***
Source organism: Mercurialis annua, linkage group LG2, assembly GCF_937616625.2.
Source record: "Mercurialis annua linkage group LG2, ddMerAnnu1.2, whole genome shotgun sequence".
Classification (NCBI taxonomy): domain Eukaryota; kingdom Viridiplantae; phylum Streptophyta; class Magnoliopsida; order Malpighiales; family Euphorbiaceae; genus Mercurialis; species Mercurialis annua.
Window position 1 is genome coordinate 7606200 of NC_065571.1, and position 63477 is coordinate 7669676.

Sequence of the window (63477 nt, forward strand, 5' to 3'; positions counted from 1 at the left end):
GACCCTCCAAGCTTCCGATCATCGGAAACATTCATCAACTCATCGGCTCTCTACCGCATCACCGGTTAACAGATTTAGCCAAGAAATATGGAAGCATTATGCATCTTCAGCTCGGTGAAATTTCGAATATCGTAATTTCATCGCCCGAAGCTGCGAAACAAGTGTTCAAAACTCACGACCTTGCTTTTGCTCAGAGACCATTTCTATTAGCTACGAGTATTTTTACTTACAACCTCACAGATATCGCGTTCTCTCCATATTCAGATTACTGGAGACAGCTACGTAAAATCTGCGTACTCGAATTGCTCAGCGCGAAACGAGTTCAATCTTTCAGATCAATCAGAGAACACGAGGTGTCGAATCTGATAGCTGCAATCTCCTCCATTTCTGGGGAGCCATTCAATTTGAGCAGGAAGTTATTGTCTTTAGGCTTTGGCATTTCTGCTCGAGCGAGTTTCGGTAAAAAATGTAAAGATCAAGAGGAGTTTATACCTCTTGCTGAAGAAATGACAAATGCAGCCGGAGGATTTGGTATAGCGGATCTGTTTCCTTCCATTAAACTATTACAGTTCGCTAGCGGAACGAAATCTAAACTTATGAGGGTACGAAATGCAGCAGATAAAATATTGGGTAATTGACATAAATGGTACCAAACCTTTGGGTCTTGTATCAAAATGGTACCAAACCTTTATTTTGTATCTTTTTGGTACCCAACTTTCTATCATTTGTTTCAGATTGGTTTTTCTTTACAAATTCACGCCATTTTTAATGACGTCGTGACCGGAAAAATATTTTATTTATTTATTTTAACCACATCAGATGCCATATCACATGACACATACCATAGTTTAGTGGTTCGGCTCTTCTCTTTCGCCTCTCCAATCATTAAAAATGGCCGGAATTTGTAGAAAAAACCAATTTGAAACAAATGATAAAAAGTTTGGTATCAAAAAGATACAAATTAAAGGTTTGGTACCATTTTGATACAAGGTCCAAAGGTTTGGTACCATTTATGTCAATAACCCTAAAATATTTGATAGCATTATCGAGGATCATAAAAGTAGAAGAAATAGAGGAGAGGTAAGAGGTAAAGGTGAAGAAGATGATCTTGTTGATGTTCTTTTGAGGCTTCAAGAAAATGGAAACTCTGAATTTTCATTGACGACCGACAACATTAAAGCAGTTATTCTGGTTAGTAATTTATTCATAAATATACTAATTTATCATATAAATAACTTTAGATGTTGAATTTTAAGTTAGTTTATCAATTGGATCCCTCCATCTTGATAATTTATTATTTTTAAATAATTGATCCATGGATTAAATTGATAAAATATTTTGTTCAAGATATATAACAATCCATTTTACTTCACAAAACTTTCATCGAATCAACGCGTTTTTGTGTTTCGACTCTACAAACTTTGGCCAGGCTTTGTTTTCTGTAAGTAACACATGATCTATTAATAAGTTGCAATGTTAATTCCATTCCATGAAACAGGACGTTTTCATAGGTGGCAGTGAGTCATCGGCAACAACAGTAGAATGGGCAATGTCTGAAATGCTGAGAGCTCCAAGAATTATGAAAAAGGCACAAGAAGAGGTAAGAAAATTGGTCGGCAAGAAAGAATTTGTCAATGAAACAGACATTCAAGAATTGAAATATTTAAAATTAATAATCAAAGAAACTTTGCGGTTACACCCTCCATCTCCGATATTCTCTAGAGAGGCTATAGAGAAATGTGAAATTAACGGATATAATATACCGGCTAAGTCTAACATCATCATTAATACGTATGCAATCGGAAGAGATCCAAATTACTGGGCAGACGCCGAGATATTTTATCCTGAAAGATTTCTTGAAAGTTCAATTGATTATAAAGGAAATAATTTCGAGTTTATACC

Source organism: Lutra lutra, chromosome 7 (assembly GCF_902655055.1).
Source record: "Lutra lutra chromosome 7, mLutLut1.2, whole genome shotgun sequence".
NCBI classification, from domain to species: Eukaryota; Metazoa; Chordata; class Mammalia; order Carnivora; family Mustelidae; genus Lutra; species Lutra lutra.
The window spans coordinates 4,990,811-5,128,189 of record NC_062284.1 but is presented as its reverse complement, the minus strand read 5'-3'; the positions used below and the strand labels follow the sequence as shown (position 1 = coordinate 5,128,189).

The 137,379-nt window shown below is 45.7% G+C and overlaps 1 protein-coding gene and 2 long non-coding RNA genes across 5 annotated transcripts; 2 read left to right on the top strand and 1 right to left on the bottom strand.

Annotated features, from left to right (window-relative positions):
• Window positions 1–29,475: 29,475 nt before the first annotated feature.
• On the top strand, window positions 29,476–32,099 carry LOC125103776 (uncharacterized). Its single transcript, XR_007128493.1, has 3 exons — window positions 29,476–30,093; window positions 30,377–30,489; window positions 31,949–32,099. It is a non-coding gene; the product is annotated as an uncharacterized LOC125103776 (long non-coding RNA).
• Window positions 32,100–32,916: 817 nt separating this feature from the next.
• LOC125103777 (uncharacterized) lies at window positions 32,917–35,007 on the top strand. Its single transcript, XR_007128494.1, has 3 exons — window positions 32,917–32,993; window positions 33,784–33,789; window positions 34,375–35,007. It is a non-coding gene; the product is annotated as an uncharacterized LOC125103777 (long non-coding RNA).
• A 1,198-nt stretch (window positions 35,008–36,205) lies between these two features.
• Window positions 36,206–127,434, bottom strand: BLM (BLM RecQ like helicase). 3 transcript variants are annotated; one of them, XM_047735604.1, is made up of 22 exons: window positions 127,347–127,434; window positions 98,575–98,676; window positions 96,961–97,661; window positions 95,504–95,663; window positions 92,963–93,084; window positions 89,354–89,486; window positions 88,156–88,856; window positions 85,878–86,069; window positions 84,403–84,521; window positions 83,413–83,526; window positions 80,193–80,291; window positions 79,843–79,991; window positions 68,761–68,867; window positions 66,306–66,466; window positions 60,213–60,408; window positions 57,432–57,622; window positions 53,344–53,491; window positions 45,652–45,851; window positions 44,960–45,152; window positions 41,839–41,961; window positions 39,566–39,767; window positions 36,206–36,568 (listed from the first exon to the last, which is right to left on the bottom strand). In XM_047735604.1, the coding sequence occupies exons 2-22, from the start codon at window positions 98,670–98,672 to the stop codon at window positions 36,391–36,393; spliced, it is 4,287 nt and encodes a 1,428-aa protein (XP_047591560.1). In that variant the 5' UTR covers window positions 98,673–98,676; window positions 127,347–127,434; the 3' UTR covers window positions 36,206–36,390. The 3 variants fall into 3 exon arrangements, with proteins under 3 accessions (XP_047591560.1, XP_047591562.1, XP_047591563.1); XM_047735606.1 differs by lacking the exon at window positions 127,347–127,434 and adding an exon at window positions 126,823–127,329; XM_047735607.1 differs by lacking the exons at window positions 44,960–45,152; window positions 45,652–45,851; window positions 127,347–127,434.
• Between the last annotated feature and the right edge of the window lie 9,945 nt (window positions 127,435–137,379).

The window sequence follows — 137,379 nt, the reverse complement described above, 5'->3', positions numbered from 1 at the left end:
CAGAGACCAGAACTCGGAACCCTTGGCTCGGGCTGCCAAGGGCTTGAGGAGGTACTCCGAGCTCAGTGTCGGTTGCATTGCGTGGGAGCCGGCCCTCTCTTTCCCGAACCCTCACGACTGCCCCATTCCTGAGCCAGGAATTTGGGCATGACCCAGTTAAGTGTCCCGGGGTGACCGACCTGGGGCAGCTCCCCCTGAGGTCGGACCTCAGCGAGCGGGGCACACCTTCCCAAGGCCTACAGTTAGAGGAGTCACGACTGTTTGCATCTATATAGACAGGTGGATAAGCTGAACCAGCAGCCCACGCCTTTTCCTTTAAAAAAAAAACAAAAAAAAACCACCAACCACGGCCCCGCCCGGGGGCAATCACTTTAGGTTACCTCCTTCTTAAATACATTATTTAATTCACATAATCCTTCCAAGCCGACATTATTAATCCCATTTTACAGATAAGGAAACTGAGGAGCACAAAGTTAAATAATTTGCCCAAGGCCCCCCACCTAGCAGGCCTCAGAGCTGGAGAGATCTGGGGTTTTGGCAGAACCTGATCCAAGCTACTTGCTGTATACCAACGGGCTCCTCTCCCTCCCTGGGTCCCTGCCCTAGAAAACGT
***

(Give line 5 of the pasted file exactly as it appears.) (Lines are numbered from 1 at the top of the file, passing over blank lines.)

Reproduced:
Sequence of the window (63477 nt, forward strand, 5' to 3'; positions counted from 1 at the left end):